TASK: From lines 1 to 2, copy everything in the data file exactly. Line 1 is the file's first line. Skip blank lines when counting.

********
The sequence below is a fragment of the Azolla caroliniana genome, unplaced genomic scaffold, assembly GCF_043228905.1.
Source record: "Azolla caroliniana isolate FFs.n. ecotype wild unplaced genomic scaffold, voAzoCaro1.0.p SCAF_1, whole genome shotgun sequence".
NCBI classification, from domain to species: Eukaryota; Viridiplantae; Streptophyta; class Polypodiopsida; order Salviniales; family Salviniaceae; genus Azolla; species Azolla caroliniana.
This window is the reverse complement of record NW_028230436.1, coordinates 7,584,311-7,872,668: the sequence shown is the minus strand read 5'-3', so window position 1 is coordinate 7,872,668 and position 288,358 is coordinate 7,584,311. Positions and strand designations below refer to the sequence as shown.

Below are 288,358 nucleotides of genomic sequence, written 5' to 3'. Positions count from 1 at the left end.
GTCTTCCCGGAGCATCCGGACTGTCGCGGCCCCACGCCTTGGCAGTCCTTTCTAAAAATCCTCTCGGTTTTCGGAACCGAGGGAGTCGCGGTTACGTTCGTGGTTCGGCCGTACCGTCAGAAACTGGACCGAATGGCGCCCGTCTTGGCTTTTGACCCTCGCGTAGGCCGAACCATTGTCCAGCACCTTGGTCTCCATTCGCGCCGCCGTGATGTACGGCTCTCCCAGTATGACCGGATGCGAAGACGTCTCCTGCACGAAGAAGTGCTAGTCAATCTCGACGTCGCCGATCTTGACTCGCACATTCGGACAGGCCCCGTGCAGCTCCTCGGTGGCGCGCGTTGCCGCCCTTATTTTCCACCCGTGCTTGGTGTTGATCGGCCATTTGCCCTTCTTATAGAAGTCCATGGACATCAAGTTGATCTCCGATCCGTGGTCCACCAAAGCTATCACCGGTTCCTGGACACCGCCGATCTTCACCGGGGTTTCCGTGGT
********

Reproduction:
The sequence below is a fragment of the Azolla caroliniana genome, unplaced genomic scaffold, assembly GCF_043228905.1.
Source record: "Azolla caroliniana isolate FFs.n. ecotype wild unplaced genomic scaffold, voAzoCaro1.0.p SCAF_1, whole genome shotgun sequence".